We were fortunate enough to be able to sit down with Javad Parvizi recently for an interview. Javad Parvizi, MD is a professor of Orthopedic Surgery at Rothman Institute at Thomas Jefferson University. He has been in practice for over 15 years, doing mostly hip and knee replacement with an interest in periprosthetic joint infection.
“We are in desperate need of innovation that will help us to do better for these patients,” Dr. Parvizi told us. “But what we also face is diagnosis of periprosthetic joint infection is very difficult. It is difficult for two reasons.
“One is because the joint replacement, when it gets infected, is associated with biofilm formation, whereby microorganisms are hiding under the umbrella of glycocalyx, difficult to access, they’re not playing tonic for us to pick them up.
“Second is that some of these organisms internalize into osteoblasts and it’s very difficult to get to them and hence the whole concept of chronic osteomyelitis. Then there is the issue of diagnosing the actual infection and isolating the pathogen. What’s available for us is the old, and if I may say, primitive technique of culture. It is unreliable on many accounts. One is because you have to take samples from representative areas, you then have to transfer them immediately to the lab, the sample has to then get processed as soon as possible. Then you have to put that sample on the right medium to isolate the organisms.
“Because of that, either we don’t isolate the organisms at all, about 50% of PJI are culture negative across the globe. My institution where we pay huge amounts of attention to this issue, we have about 35% culture negative infections. Still, very challenging. One in three case, doesn’t have the infecting organism identified.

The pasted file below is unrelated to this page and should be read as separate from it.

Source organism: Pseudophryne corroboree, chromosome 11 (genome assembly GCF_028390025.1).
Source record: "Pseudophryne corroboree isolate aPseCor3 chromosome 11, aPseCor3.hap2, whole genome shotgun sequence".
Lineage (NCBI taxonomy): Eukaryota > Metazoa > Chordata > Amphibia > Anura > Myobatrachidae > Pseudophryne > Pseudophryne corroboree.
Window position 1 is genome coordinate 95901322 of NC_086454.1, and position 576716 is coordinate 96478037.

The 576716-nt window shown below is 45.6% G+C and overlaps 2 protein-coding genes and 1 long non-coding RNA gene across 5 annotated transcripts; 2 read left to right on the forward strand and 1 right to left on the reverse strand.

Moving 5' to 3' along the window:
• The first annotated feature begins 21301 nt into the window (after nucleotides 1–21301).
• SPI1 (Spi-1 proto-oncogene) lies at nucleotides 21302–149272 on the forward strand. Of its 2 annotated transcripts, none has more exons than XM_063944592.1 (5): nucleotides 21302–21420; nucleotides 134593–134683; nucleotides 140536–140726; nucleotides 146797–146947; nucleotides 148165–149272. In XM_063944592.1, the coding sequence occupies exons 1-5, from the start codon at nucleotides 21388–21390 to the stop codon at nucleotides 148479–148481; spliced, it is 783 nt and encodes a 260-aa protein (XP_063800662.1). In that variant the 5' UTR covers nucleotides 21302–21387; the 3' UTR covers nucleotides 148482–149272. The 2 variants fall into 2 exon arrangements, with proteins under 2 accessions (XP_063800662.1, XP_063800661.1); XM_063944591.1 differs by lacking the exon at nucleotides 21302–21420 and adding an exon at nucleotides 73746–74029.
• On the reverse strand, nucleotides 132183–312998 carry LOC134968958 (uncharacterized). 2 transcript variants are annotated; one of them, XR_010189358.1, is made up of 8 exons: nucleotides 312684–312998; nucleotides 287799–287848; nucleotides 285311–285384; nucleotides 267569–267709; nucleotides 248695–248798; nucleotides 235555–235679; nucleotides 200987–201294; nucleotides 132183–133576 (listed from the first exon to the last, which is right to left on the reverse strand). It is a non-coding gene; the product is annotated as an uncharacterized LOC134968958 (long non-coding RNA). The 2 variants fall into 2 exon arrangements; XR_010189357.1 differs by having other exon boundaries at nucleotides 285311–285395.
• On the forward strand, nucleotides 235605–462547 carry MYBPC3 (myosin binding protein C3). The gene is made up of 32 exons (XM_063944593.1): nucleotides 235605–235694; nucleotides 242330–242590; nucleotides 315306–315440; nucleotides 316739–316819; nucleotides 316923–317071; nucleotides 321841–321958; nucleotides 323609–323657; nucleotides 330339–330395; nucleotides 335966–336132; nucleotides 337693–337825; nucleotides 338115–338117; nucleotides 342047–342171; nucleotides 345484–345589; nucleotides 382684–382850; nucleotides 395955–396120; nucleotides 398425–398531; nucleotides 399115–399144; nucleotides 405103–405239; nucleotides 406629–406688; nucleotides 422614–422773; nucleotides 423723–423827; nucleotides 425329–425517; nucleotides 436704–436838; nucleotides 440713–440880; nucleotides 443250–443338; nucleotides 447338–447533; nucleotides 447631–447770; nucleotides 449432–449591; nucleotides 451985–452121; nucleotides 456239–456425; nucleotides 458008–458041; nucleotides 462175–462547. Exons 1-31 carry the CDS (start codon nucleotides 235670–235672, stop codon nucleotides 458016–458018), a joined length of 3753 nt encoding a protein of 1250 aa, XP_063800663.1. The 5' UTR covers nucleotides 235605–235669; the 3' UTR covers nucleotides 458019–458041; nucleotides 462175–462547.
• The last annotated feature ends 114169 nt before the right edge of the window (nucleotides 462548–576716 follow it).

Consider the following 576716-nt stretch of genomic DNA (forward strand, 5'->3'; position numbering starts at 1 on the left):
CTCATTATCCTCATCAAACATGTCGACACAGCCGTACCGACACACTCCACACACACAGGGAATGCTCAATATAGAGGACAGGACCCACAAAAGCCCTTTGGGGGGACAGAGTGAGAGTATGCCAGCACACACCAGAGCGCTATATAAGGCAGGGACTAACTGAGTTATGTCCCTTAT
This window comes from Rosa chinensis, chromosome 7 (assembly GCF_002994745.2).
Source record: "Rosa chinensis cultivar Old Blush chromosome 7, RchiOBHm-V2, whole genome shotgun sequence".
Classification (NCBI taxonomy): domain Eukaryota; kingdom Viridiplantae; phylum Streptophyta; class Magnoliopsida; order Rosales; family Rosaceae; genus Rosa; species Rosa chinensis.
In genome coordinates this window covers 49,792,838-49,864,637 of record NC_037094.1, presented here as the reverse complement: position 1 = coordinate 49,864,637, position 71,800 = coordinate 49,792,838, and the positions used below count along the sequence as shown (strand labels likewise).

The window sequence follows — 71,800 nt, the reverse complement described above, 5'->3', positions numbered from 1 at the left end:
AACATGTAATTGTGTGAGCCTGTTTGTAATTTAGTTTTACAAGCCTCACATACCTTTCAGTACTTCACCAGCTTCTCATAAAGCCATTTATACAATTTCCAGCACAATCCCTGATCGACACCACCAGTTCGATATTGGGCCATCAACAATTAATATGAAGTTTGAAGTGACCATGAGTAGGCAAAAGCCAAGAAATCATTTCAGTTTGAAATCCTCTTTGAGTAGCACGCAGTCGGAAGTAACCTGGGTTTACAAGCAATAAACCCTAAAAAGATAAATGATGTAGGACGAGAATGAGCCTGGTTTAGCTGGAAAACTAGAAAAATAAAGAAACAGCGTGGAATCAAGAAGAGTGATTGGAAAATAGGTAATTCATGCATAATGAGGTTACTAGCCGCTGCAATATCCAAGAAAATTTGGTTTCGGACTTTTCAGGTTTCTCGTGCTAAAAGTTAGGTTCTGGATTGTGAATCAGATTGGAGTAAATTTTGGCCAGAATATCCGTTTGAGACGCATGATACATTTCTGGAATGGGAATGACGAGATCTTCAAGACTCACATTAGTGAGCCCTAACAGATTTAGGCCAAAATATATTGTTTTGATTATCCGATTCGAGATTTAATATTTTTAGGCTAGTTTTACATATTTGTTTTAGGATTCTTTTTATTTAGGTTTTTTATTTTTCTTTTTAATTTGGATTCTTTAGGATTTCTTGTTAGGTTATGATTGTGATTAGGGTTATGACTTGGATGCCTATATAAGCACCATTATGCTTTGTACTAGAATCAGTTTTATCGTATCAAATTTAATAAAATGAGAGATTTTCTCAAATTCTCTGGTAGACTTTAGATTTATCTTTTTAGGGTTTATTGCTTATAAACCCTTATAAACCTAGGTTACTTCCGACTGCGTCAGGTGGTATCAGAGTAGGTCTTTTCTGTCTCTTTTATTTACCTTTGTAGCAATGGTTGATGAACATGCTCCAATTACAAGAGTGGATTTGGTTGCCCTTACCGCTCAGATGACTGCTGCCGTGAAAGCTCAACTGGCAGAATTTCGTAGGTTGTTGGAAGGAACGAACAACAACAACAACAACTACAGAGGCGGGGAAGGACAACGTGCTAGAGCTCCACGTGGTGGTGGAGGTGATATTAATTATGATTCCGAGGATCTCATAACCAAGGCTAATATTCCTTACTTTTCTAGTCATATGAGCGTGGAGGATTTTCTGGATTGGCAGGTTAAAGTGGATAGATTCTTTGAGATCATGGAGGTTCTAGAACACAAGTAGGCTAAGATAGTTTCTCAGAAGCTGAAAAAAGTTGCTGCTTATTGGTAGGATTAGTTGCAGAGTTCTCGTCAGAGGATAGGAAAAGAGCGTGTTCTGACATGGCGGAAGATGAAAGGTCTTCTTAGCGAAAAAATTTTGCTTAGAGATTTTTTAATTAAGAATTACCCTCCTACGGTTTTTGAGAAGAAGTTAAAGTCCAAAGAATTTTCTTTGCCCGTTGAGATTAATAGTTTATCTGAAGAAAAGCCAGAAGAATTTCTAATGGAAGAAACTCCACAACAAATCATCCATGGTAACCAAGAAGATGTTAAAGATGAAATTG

“The major shortfall of biomarkers is that they diagnose the problem but they don’t tell you what the infecting organism is. Next generation sequencing looks at the quantity of DNA that’s in the samples, will run that against the phylogeny of bacteria and fungi and then it will tell you which bacteria or fungi exist there.
“The second difference between PCR and next generation sequencing is, in PCR, you have to know what organism you are looking for so you can design your primer for that organism, whereas in next generation sequencing, the DNA material that you get will be compared to the genome library, and then the type of bacteria would be given to you.
“I heard about pathogenius / Microgen dx about two years ago, when a colleague of mine approached me to talk to me about this technology that exists. He’s an orthopedic surgeon in Delaware, who’s been sending some samples to Pathogenius/ Microgen DX and when he shared his experience, I was very, very, impressed.
Majority of the people that deal with periprosthetic joint infection, have been waiting for technology like this. I think timing is great. Pathogenius/MicroGen DX gives you a very useful information of what the organism is, and by the way, it can be gram-negative, gram-positive in some samples, they’ve isolated fungi. In the near future, we’ll give you the antibiotic resistance of the organism, which will certainly have a role in guiding your clinical decision making and management of the patients.”
Dr. Parvizi can be contacted at the following:
Javad Parvizi, MD
925 Chestnut Street
Philadelphia, PA 19107
To learn more about MicroGen DX, explore the links below.
*– Editor’s note: At the time of this interview, MicroGen DX, LLC was operating under the name Pathogenius, which is why in the video of the interview (link below) he refers to it as Pathogenius.